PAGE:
Yes, these are Wolf’s imponderables that can entertain and exasperate. Details can be rare and makes us yearn for a character, a story, anything to hold onto for more than a few pages. And just when I thought I was out, he pulled me back in.
“Not a word was uttered by an unknown man as he embraced an unknown twenty-year-old from behind on Boppstrasse. She was able to get away and call for help. What the man actually wanted is unknown.”
The forty-ninth digression can be read and reread because there is so much there. At first glance, it may seem like your typical surreal fare, but in it Wolf dares to become the surrealist’s surrealist, with the twist and turns of deep REM sleep that are vivid, real and inexplicable. It felt Jonkean (hello Gert!) at moments which I loved, but then there are passages that feel like Wolf’s signature style, eccentric and commanding:
That is the moment I fell in love with Wolf. It appears in the first part of the forty-ninth digression. The story ascends and descends creating its own fluid yet extreme narrative vicissitudes. There are weighty moments limned with irony and wit so shrewd, like at the end of “The Anaconda’s Smile:”
“In ’54 I worked in several bars as an assistant waiter. Some claimed I sang from time to time. Yes, I sang from time to time, but only brieflly and very quietly, and only in the darkest corners behind the coat check. I slept in a tiny room cluttered with stacks of furniture, on a slit-open mattress reeking of decay. Otherwise, not much happened. Sometimes, I sang a little, it’s true, but all I basically cared about was that I didn’t drop the beer. One day, in March ’55, I received a letter that said I should come to B, to Berlin. Come to Berlin right away, while you’re still in this chapter.”
Simultaneously believable and unbelievable, Wolf creates his own structure of a digression with an architecture that has no walls, but many rooms.
Though I knew, naturally, that in this world you can’t be calm for a single moment. There is no entitlement to being calm.”
Red Spectres: Russian Gothic Tales from the Twentieth Century Selected and Translated by Muireann Maguire, Overlook Press
This collection of Russian Gothic tales is ineligible because it is an anthology, but must be mentioned because of these wonderfully supernatural, haunting stories from the likes of such Russian greats as Mikhail Bulgakov, Sigizmund Kryzhizhanovksy and A.V. Chayanov. Sure, that’s a mouthful, but well worth learning how to pronounce their names so that you can tell your friends to read this fantastically strange collection. Plus, the cover is one of the best I’ve seen this year. Judge this book by its cover. Please.
Pedro Zarraluki’s The History of Silence (trans. Nick Caistor and Lorenza García) begins with the narrator and his wife, Irene, setting out to write a book about silence, itself called The History of Silence: “This is the story of how. . .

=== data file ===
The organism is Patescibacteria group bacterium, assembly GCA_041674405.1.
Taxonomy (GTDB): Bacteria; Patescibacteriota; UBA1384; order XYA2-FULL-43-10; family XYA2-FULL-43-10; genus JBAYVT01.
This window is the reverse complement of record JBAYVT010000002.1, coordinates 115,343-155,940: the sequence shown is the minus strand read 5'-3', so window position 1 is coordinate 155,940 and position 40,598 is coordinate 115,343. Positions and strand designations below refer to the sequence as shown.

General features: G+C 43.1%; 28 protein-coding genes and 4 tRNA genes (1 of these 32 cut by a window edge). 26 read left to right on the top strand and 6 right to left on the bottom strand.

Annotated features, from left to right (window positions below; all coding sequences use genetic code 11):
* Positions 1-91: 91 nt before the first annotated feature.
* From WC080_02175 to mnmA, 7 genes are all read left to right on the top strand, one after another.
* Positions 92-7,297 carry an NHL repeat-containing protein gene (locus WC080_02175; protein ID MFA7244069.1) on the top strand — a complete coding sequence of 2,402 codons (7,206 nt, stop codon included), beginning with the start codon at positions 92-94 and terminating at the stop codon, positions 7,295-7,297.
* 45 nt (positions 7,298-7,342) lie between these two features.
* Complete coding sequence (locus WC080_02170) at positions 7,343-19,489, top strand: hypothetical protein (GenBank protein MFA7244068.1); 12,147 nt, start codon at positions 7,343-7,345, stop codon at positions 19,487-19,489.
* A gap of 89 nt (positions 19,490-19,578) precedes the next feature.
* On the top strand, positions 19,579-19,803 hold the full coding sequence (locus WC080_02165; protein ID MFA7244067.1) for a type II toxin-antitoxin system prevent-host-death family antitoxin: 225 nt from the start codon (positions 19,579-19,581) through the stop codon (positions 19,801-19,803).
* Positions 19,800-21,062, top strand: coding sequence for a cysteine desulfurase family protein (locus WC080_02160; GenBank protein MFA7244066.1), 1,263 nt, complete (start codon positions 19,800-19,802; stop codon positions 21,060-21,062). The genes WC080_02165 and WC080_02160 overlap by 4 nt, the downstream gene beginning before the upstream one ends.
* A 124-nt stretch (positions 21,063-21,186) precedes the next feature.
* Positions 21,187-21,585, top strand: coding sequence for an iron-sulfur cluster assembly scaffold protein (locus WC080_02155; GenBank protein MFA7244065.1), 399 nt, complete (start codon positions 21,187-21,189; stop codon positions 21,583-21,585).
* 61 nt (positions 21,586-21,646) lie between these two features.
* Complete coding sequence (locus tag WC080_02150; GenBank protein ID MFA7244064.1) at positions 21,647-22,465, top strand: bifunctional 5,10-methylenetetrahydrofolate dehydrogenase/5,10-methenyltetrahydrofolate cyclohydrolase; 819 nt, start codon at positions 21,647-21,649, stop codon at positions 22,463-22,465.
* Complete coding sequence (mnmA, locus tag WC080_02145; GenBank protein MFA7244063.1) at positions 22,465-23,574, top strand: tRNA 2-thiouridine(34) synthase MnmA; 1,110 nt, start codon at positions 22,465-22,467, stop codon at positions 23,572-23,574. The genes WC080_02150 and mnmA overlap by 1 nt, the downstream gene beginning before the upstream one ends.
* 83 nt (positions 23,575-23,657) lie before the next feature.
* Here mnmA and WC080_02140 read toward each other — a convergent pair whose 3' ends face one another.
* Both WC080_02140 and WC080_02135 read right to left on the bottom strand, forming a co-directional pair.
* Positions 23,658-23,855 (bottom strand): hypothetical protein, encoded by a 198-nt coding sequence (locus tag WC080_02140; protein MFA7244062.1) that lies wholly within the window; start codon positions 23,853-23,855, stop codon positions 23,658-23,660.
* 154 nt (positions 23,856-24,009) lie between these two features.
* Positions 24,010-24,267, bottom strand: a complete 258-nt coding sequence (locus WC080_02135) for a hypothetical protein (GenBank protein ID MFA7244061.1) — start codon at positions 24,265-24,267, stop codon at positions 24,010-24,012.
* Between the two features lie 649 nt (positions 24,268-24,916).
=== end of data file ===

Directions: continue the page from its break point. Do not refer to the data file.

There are plenty of reasons you can fail to find the rhythm of a book. Sometimes it’s a matter of discarding initial assumptions or impressions, sometimes of resetting oneself. Zigmunds Skujiņš’s Flesh-Coloured Dominoes was a defining experience in the necessity. . .
In a culture that privileges prose, reviewing poetry is fairly pointless. And I’ve long since stopped caring about what the world reads and dropped the crusade to get Americans to read more poems. Part of the fault, as I’ve suggested. . .
I would like to pose the argument that it is rare for one to ever come across a truly passive protagonist in a novel. The protagonist (perhaps) of Three Light-Years, Claudio Viberti, is just that—a shy internist who lives in. . .
The last five days of the eleventh-century Icelandic politician, writer of sagas, and famous murder victim Snorri Sturleleson (the Norwegian spelling, Snorre, is preserved in the book) make up Thorvald Steen’s most recently translated historical fiction, The Little Horse. Murdered. . .
We all know Paris, or at least we think we know it. The Eiffel Tower. The Latin Quarter. The Champs-Élysées. The touristy stuff. In Dominique Fabre’s novel, Guys Like Me, we’re shown a different side of Paris: a gray, decaying. . .
One hundred pages into Birth of a Bridge, the prize-winning novel from French writer Maylis de Kerangal, the narrator describes how starting in November, birds come to nest in the wetlands of the fictional city of Coca, California, for three. . .
At 30, the Mexican writer Valeria Luiselli is already gathering her rosebuds. Faces in the Crowd, her poised debut novel, was published by Coffee House Press, along with her Brodsky-infused essay collection, Sidewalks. The essays stand as a theoretical map. . .
Fantomas Versus the Multinational Vampires: An Attainable Utopia (narrated by Julio Cortázar) is, not disappointingly, as wild a book as its title suggests. It is a half-novella half-graphic novel story about . . . what, exactly? A European tribunal, Latin. . .
Marie NDiaye has created a tiny, psychological masterpiece with her Self-Portrait in Green. In it she explores how our private fears and insecurities can distort what we believe to be real and can cause us to sabotage our intimate relationships.. . .